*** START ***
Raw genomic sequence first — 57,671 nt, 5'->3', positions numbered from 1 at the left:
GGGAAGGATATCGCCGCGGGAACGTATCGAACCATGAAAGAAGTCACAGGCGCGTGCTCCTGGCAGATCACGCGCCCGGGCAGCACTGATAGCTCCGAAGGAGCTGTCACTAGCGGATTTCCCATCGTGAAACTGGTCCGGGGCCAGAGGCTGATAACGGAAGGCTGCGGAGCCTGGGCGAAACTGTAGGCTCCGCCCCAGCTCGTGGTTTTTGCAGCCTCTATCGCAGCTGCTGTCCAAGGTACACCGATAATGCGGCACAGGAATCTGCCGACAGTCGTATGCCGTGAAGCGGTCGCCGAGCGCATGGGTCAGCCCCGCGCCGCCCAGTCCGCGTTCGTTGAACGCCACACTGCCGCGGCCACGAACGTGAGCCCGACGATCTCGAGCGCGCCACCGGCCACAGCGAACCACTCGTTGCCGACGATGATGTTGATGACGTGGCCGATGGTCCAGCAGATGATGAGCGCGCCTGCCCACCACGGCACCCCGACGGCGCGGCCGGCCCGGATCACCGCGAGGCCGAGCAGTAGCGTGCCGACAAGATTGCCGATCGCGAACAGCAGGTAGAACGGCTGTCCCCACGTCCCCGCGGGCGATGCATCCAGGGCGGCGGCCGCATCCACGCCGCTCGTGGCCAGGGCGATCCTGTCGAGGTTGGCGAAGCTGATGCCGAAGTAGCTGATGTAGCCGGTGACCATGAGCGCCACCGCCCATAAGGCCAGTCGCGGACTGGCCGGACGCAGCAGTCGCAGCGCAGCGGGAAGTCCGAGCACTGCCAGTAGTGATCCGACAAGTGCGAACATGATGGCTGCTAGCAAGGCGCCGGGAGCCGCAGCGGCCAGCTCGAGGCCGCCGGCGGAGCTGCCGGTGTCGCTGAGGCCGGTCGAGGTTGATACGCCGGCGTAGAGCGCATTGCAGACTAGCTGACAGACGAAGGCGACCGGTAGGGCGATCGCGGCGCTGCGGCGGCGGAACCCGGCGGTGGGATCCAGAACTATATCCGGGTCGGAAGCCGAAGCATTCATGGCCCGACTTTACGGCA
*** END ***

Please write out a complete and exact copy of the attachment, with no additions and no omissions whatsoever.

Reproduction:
Raw genomic sequence first — 57,671 nt, 5'->3', positions numbered from 1 at the left:
GGGAAGGATATCGCCGCGGGAACGTATCGAACCATGAAAGAAGTCACAGGCGCGTGCTCCTGGCAGATCACGCGCCCGGGCAGCACTGATAGCTCCGAAGGAGCTGTCACTAGCGGATTTCCCATCGTGAAACTGGTCCGGGGCCAGAGGCTGATAACGGAAGGCTGCGGAGCCTGGGCGAAACTGTAGGCTCCGCCCCAGCTCGTGGTTTTTGCAGCCTCTATCGCAGCTGCTGTCCAAGGTACACCGATAATGCGGCACAGGAATCTGCCGACAGTCGTATGCCGTGAAGCGGTCGCCGAGCGCATGGGTCAGCCCCGCGCCGCCCAGTCCGCGTTCGTTGAACGCCACACTGCCGCGGCCACGAACGTGAGCCCGACGATCTCGAGCGCGCCACCGGCCACAGCGAACCACTCGTTGCCGACGATGATGTTGATGACGTGGCCGATGGTCCAGCAGATGATGAGCGCGCCTGCCCACCACGGCACCCCGACGGCGCGGCCGGCCCGGATCACCGCGAGGCCGAGCAGTAGCGTGCCGACAAGATTGCCGATCGCGAACAGCAGGTAGAACGGCTGTCCCCACGTCCCCGCGGGCGATGCATCCAGGGCGGCGGCCGCATCCACGCCGCTCGTGGCCAGGGCGATCCTGTCGAGGTTGGCGAAGCTGATGCCGAAGTAGCTGATGTAGCCGGTGACCATGAGCGCCACCGCCCATAAGGCCAGTCGCGGACTGGCCGGACGCAGCAGTCGCAGCGCAGCGGGAAGTCCGAGCACTGCCAGTAGTGATCCGACAAGTGCGAACATGATGGCTGCTAGCAAGGCGCCGGGAGCCGCAGCGGCCAGCTCGAGGCCGCCGGCGGAGCTGCCGGTGTCGCTGAGGCCGGTCGAGGTTGATACGCCGGCGTAGAGCGCATTGCAGACTAGCTGACAGACGAAGGCGACCGGTAGGGCGATCGCGGCGCTGCGGCGGCGGAACCCGGCGGTGGGATCCAGAACTATATCCGGGTCGGAAGCCGAAGCATTCATGGCCCGACTTTACGGCA